The first line of the poem Serial Killers is screenplay idea that I’m developing. Jason Camlot edited The Saddest Place on Earth and he sent me about 10 or 15 suggested titles and just said go and write a bunch of poems from these titles. He gave me one week to do this, and Serial Killers was one of the titles.
That week I wrote about 15 poems. Of course a bunch were terrible and didn’t make it into the collection, but having the title prompts and time limit put the right kind of pressure on me and I was able to write a lot. In my searching for poems and ideas, I started flipping through my notebooks and pulled out the tag line for a screenplay that I was working on: “Humanity is stopped in its tracks when everyone is sterilized to eliminate the human race.”
I thought this line kind of fit nicely with the theme of the book, so I just used it as the starting point for the poem and just went from there.
But essentially the poem is literal and describes the way I actually feel about the world and humanity.
This poem, like many of yours, can be read either as a monologue or a dialogue. How did you hit on this structure and why did you find it appropriate for this poem?
Many of the poems in The Saddest Place on Earth and my recent book The Purpose Pitch have a dialogue or monologue structure. I don’t try to do it, but it just comes out that way.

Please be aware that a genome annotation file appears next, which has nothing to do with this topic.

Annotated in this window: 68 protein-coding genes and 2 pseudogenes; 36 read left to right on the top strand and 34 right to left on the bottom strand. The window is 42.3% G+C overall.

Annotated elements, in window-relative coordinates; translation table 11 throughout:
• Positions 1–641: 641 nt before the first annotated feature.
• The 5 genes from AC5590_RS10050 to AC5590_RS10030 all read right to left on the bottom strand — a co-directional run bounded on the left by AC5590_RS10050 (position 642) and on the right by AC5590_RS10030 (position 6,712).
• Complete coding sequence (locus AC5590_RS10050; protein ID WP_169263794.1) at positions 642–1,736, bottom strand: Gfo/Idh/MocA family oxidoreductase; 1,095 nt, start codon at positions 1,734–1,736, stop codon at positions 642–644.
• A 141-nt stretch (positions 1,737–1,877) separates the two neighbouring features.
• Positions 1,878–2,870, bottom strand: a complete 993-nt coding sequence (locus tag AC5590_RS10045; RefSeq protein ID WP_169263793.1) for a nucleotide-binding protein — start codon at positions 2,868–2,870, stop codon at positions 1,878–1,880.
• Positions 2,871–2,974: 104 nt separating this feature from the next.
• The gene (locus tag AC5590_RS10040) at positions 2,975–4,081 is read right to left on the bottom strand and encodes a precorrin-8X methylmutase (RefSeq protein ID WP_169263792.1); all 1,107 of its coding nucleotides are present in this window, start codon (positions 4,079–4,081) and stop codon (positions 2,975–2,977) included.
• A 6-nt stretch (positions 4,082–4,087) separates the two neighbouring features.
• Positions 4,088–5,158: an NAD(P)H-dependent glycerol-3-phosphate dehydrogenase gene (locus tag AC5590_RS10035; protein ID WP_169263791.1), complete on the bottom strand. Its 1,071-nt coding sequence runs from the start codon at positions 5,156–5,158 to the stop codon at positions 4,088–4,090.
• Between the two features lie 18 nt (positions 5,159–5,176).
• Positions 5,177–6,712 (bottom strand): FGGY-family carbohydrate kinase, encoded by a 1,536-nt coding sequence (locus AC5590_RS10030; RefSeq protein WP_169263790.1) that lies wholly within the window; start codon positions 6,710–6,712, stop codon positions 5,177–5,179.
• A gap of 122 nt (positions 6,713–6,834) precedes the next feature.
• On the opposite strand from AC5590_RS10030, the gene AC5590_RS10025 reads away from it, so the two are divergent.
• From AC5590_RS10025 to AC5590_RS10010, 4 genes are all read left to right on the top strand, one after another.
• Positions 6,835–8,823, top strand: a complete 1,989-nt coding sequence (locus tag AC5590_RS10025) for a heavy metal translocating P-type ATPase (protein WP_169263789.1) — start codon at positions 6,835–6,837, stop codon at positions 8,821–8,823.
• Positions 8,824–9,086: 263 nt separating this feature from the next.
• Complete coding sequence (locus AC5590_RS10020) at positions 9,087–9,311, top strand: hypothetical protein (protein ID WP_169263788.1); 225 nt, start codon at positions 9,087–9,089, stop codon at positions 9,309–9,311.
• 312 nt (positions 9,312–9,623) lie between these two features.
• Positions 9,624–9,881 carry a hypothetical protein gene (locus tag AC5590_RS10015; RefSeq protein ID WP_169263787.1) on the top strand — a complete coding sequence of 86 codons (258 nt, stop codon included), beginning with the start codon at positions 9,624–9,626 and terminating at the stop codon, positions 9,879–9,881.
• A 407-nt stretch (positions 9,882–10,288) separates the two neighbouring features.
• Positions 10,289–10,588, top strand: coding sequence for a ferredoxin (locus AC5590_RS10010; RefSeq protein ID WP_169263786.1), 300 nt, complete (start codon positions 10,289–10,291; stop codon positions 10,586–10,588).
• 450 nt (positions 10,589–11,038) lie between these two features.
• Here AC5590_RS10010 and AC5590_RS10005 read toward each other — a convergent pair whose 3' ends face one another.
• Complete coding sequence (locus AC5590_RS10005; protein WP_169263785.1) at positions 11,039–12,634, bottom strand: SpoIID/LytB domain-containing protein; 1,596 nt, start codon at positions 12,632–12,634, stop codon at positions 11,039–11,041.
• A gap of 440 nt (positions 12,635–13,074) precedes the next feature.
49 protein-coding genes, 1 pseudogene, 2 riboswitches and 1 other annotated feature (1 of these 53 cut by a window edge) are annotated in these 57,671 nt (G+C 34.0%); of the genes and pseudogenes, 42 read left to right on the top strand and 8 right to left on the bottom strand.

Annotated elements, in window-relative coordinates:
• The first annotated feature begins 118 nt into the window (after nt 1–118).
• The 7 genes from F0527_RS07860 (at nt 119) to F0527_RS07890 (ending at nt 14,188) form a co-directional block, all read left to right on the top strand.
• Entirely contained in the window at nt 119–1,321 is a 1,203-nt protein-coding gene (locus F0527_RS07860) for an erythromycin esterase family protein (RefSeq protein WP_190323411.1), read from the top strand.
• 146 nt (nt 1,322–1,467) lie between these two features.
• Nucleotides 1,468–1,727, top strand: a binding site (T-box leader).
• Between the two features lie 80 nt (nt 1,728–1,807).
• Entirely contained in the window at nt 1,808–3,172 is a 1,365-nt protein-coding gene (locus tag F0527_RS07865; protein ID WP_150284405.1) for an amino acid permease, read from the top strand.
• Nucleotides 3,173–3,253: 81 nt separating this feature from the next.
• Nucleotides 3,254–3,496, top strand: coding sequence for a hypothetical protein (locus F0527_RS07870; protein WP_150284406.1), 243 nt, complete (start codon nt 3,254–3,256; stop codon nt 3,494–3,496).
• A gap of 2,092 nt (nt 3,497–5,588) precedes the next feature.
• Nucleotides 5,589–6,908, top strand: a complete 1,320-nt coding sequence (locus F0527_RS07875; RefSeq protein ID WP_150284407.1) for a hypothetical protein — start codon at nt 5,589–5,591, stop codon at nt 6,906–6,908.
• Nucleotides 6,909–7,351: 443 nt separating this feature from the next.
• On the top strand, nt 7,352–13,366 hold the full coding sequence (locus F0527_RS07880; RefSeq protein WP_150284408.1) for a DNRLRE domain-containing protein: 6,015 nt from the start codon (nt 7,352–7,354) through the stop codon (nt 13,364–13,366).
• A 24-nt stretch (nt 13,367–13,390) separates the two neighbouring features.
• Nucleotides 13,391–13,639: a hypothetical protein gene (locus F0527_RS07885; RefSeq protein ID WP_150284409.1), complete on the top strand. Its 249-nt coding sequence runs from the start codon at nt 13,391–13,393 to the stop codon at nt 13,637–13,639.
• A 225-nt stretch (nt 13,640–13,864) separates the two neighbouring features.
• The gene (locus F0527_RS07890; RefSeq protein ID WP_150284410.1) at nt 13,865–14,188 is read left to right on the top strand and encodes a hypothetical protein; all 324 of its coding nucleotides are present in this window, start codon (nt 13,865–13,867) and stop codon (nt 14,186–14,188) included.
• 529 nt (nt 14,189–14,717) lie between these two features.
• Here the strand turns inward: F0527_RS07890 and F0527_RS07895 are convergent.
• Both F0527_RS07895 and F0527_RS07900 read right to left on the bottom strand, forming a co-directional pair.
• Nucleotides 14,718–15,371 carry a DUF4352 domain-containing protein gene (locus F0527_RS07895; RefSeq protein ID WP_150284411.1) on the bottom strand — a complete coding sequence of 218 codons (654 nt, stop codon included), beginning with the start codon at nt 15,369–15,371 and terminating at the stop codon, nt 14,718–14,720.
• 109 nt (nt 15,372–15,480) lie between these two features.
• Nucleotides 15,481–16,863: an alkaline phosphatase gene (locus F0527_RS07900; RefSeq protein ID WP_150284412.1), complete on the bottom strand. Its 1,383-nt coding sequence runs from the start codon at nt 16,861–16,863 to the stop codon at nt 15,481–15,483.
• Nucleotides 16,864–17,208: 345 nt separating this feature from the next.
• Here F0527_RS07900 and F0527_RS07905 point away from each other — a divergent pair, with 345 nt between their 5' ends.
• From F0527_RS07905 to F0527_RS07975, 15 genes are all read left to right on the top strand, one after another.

You know, I’ve never written a play, but I think I might be a frustrated playwright because almost all my stories, poems, and even my screenplays are more like plays than anything else.
The poem resembles poetry less than it resembles a movie story pitch meeting. In fact, I sometimes use this poem in screenwriting classes to show how you can start developing a story by teasing out the implications of a basic premise (since a premise is not a story). You teach at a film school — how do you find film influencing your poetic writing?
Although I started writing poetry first as a creative writer, the majority of my adult writing life has been as a screenwriter. I went to UBC and my thesis was a feature film which was optioned and went through a long development process but didn’t end up getting made. In 2005, I went to the Canadian Film Centre where I had a couple of short films made.